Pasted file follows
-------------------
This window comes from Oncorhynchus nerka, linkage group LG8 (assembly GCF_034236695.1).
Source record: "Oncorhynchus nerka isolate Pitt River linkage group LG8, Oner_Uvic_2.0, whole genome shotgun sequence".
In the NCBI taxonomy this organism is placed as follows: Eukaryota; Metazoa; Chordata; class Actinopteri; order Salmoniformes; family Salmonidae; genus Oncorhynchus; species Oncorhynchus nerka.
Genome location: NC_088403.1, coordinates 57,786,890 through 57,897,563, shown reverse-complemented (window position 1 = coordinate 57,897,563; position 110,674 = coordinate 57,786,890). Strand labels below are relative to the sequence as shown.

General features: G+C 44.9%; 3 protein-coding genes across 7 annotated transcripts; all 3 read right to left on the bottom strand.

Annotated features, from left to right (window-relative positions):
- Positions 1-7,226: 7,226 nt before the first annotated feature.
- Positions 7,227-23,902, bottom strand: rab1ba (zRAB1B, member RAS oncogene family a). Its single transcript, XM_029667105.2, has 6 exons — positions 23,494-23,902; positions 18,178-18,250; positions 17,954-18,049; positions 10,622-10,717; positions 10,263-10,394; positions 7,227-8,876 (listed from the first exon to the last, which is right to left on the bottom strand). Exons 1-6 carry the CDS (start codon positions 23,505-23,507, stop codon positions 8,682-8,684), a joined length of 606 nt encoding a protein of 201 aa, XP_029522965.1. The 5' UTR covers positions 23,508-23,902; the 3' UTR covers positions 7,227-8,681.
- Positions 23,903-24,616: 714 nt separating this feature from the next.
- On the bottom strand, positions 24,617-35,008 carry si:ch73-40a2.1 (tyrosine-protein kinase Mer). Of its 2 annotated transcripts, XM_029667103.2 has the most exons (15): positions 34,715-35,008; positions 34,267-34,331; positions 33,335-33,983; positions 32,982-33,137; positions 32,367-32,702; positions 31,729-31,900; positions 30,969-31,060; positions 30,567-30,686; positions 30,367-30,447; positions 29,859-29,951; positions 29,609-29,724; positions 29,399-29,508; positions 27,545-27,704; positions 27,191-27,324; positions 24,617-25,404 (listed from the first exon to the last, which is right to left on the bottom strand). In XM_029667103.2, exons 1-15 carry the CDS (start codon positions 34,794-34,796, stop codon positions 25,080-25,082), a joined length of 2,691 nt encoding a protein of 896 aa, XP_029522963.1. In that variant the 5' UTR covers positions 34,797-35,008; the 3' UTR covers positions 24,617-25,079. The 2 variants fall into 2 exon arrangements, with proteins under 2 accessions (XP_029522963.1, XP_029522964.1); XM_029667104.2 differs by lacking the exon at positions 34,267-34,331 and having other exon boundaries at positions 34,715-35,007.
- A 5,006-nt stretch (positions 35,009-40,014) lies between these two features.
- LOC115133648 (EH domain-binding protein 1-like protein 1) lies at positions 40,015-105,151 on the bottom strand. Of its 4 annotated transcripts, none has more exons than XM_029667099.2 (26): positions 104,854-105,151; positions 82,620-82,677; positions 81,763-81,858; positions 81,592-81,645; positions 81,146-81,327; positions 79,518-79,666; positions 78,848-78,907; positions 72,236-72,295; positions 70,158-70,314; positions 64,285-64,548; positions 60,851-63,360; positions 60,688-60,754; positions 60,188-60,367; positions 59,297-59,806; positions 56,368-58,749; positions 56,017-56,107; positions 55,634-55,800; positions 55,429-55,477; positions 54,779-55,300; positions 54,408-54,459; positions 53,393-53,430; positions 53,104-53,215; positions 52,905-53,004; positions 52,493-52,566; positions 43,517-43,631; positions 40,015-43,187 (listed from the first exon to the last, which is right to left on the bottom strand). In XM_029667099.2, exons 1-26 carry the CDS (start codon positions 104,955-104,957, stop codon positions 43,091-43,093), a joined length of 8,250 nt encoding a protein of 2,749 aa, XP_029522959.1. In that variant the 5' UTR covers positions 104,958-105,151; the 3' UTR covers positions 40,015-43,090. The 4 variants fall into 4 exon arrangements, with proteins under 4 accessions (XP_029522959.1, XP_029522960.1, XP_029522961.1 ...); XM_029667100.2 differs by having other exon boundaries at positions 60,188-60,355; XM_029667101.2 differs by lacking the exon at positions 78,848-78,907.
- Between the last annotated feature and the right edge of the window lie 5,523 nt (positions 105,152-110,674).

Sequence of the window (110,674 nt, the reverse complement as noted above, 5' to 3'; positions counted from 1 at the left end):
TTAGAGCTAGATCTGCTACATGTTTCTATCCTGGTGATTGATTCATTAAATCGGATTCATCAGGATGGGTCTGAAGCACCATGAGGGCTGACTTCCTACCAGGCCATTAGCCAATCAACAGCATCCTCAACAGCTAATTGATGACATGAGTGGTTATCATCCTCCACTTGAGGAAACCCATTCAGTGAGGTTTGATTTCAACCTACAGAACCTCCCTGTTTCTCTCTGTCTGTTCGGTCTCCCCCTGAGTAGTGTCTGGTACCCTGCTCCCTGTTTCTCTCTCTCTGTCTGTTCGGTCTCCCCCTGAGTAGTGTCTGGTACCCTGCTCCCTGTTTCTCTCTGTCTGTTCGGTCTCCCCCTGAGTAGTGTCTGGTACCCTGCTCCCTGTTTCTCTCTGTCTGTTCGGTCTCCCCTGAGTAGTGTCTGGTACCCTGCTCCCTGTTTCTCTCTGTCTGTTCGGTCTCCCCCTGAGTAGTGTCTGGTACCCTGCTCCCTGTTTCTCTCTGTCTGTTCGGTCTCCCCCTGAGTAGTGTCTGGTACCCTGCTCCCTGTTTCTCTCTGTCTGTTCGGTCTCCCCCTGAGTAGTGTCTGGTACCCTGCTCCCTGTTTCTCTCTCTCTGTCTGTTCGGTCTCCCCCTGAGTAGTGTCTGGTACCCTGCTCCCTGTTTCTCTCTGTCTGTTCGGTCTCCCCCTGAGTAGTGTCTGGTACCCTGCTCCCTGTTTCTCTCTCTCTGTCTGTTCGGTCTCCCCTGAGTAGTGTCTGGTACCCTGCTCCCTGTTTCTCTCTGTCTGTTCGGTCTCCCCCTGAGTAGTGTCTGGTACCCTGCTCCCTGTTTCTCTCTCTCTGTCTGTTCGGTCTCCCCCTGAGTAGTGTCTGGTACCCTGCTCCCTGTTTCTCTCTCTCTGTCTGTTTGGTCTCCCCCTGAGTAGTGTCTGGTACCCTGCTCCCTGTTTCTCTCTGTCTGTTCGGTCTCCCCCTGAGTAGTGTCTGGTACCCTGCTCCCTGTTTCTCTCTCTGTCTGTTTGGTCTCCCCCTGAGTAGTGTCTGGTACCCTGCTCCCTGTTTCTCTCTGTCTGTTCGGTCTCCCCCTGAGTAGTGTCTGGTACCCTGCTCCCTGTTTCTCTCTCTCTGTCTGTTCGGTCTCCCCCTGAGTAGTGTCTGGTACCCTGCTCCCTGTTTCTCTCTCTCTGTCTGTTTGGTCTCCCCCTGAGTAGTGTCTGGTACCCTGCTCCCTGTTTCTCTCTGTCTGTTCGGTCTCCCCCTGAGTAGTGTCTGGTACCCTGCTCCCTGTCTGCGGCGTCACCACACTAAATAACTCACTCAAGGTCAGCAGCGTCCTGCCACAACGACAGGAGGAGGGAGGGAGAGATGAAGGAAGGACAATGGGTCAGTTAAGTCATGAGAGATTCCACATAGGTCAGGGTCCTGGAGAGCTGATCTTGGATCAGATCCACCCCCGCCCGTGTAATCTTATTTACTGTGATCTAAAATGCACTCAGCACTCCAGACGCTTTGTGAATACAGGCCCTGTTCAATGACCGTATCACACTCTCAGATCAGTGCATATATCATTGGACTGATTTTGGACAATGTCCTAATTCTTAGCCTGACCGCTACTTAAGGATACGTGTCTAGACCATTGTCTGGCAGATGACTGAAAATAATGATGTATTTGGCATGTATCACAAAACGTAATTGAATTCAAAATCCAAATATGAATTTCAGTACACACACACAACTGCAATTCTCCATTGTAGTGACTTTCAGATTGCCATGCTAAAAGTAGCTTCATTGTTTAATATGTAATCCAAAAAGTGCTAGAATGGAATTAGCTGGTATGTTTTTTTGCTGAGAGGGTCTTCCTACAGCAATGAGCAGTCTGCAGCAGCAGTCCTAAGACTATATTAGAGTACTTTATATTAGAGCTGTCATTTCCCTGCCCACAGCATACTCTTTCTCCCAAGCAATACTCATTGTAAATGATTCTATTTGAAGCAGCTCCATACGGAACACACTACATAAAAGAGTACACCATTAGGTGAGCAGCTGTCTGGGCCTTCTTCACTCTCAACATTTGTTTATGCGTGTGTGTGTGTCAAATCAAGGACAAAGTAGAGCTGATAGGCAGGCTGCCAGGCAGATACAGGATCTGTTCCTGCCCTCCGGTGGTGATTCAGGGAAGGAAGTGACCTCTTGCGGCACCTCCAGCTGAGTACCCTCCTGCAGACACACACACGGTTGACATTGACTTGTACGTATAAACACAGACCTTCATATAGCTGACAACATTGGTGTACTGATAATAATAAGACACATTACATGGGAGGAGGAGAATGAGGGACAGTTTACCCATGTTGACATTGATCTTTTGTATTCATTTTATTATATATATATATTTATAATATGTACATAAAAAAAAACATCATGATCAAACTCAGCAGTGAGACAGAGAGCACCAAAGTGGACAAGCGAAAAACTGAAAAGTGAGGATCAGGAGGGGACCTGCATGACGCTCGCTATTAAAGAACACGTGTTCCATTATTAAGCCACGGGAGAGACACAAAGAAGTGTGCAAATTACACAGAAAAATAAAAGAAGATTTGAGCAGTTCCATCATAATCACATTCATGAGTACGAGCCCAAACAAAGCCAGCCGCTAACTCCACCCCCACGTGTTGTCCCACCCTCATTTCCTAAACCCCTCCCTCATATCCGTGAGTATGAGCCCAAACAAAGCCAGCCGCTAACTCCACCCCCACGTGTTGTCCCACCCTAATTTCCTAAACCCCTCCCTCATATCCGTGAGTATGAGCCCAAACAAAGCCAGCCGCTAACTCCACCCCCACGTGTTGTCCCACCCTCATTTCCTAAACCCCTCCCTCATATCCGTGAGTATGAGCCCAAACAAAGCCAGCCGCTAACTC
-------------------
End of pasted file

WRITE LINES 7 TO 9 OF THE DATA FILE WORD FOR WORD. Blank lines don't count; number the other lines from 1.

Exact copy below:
- Positions 1-7,226: 7,226 nt before the first annotated feature.
- Positions 7,227-23,902, bottom strand: rab1ba (zRAB1B, member RAS oncogene family a). Its single transcript, XM_029667105.2, has 6 exons — positions 23,494-23,902; positions 18,178-18,250; positions 17,954-18,049; positions 10,622-10,717; positions 10,263-10,394; positions 7,227-8,876 (listed from the first exon to the last, which is right to left on the bottom strand). Exons 1-6 carry the CDS (start codon positions 23,505-23,507, stop codon positions 8,682-8,684), a joined length of 606 nt encoding a protein of 201 aa, XP_029522965.1. The 5' UTR covers positions 23,508-23,902; the 3' UTR covers positions 7,227-8,681.
- Positions 23,903-24,616: 714 nt separating this feature from the next.